Monday, March 25, 2013
Dr. Karen King of Harvard Divinity School discovered a fourth century CE Coptic papyrus in which a scribe writes “Jesus said to them my wife." When some Christians read or heard about this discovery, their first reaction was, “what difference does it make?”. The papyrus fragment discusses issues of discipleship and family in general. In fact, one of my Facebook connections and a friend asked more specifically what difference the possibility of Jesus being married makes for salvation. Dr. King is careful to note that the papyrus does not explicitly say that Jesus was or was not married. In fact, the papyrus is of a quite late date compared to some other New Testament manuscripts dated in the second century CE. But the papyrus does raise questions as to when early Christians started raising questions or talking about Jesus’ marital status. Below is a video of an interview with Dr. King of Harvard University:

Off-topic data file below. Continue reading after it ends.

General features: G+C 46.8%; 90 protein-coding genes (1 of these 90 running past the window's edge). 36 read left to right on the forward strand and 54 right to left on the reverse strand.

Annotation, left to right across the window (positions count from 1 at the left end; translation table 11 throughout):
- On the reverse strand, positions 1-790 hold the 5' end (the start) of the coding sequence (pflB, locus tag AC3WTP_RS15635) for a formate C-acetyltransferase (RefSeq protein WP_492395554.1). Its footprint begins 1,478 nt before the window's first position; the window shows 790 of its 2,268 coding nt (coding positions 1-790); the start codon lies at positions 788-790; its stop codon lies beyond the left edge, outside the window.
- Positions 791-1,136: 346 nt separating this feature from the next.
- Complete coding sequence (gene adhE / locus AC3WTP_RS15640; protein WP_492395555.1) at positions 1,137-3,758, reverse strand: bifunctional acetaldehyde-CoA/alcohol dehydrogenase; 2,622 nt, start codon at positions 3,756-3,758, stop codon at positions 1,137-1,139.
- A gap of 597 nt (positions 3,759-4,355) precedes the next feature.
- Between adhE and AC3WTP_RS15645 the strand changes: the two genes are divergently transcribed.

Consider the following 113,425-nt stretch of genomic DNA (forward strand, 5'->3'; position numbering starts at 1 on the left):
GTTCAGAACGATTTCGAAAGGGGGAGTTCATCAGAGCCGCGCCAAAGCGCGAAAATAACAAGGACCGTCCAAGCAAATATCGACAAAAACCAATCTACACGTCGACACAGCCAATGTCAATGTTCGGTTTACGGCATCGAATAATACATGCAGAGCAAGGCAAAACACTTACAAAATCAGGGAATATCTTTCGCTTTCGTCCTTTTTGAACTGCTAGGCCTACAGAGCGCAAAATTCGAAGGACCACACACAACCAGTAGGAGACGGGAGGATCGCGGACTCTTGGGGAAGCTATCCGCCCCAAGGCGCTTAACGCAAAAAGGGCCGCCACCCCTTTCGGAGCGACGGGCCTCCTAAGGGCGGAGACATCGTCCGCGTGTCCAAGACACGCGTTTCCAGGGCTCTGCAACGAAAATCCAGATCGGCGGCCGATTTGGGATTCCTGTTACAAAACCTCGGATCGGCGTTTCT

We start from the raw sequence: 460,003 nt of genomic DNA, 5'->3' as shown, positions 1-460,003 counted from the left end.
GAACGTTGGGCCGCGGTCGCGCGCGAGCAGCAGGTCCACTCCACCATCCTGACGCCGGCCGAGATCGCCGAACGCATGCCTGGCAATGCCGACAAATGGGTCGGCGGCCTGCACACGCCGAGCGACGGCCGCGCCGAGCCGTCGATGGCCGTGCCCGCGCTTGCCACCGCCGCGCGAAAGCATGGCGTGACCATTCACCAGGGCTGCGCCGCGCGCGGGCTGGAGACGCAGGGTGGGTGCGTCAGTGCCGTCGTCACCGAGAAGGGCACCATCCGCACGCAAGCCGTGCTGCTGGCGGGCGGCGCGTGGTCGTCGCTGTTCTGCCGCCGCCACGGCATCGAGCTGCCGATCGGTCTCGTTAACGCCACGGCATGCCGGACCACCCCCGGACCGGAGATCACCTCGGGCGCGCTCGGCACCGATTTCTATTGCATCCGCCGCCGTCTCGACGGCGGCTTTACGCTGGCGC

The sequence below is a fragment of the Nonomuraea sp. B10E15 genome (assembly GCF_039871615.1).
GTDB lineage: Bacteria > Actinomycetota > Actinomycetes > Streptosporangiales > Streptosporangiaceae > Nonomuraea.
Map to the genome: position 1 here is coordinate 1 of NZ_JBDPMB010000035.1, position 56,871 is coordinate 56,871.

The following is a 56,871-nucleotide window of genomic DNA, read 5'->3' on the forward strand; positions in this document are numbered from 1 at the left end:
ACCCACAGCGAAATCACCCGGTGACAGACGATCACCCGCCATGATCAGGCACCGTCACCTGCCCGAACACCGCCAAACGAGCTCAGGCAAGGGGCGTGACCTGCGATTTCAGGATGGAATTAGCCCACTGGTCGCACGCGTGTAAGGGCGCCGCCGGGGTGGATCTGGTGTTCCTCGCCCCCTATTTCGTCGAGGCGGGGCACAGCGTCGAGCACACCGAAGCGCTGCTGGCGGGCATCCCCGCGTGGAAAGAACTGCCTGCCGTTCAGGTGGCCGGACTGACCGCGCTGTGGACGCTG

I think Christians should be interested in the papyrus fragment, and other such archaeological finds as well, for the following reasons: (1) They are historical documents. And as historical documents they give us a glimpse into the history of Christianity. We ought to know about our history, how it impacts the present, and how it may inform the future. Christians who belong to denominations that require their pastors to obtain a theological education are exposed to church history for the prior-mentioned reasons; it makes good sense to be able to understand things in their historical context. Without context we have no meaning or meaning is distorted. Members of Christian churches should want their pastors and teachers to be able to place things in their proper historical context, in as much as it is possible. Nothing happens in a vacuum. (2) Some Christians base their understandings of marriage and singleness in general, as well as the impact of marital status on ministry, on whether or not they understood Jesus to be married. In fact, some Christians place a higher value on being single over being married with regard to commitment to Christian ministry, relying heavily on Paul’s statements in First Corinthians chapter 7. Other Christians have believed and some still believe that all clergy should be married (as well as all men and women!). Such a discovery that Jesus was married might certainly impact how we understand ministry and the Christian life. (3) If Jesus had been married, we would certainly read differently some of the canonical and non-canonical witnesses that preserve the sayings of and about Jesus. For example we might read differently the two somewhat contradictory testimonies at Matthew 5:31-32 (when Jesus says in Matthew that no man should divorce his wife except if she is unchaste. If he does so for any other reason and remarries, he has committed adultery) and at Mark 10:10-12 where Jesus takes the position that there is no exception or excuse for divorce (anyone who divorces and remarries as committed adultery). Or we would at least expect that Jesus definitely set the example in his own marriage and was, as the author Hebrews writes "touched with all the feelings of our infirmities." If he could maintain a good marriage, certainly we can. If we see it as a bad thing for Jesus to have been married, then it may be that we place a low value on the institution of marriage in general. Again, however, the fragment does not say he was single or married. I personally think God would be fine with Jesus or anyone making the choice to be married or to remain single, as long as they lived a life pleasing to God.